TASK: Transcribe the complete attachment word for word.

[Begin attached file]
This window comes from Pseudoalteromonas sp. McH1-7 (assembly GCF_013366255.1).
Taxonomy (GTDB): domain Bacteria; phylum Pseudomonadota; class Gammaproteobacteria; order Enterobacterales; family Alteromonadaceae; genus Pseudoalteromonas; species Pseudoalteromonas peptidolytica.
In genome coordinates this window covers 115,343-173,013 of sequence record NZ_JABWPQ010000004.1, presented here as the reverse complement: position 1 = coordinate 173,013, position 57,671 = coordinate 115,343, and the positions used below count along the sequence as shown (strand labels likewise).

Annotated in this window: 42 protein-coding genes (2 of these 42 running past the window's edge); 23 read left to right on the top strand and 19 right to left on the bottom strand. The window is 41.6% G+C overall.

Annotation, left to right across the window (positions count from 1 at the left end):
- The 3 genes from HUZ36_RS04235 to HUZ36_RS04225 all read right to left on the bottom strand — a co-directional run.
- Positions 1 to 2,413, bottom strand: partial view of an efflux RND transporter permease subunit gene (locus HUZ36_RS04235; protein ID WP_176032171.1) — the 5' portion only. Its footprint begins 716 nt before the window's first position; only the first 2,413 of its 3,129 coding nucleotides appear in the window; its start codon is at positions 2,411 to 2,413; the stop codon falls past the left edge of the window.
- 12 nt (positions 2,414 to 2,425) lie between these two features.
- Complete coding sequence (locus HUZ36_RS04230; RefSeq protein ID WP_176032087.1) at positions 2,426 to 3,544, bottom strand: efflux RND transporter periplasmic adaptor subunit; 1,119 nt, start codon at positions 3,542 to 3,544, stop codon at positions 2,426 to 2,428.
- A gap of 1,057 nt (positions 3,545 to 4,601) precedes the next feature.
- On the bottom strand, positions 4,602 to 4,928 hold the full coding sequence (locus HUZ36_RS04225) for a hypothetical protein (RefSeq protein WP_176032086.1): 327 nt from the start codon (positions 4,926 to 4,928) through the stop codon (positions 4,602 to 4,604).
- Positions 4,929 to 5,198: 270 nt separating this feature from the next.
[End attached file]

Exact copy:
This window comes from Pseudoalteromonas sp. McH1-7 (assembly GCF_013366255.1).
Taxonomy (GTDB): domain Bacteria; phylum Pseudomonadota; class Gammaproteobacteria; order Enterobacterales; family Alteromonadaceae; genus Pseudoalteromonas; species Pseudoalteromonas peptidolytica.
In genome coordinates this window covers 115,343-173,013 of sequence record NZ_JABWPQ010000004.1, presented here as the reverse complement: position 1 = coordinate 173,013, position 57,671 = coordinate 115,343, and the positions used below count along the sequence as shown (strand labels likewise).

Annotated in this window: 42 protein-coding genes (2 of these 42 running past the window's edge); 23 read left to right on the top strand and 19 right to left on the bottom strand. The window is 41.6% G+C overall.

Annotation, left to right across the window (positions count from 1 at the left end):
- The 3 genes from HUZ36_RS04235 to HUZ36_RS04225 all read right to left on the bottom strand — a co-directional run.
- Positions 1 to 2,413, bottom strand: partial view of an efflux RND transporter permease subunit gene (locus HUZ36_RS04235; protein ID WP_176032171.1) — the 5' portion only. Its footprint begins 716 nt before the window's first position; only the first 2,413 of its 3,129 coding nucleotides appear in the window; its start codon is at positions 2,411 to 2,413; the stop codon falls past the left edge of the window.
- 12 nt (positions 2,414 to 2,425) lie between these two features.
- Complete coding sequence (locus HUZ36_RS04230; RefSeq protein ID WP_176032087.1) at positions 2,426 to 3,544, bottom strand: efflux RND transporter periplasmic adaptor subunit; 1,119 nt, start codon at positions 3,542 to 3,544, stop codon at positions 2,426 to 2,428.
- A gap of 1,057 nt (positions 3,545 to 4,601) precedes the next feature.
- On the bottom strand, positions 4,602 to 4,928 hold the full coding sequence (locus HUZ36_RS04225) for a hypothetical protein (RefSeq protein WP_176032086.1): 327 nt from the start codon (positions 4,926 to 4,928) through the stop codon (positions 4,602 to 4,604).
- Positions 4,929 to 5,198: 270 nt separating this feature from the next.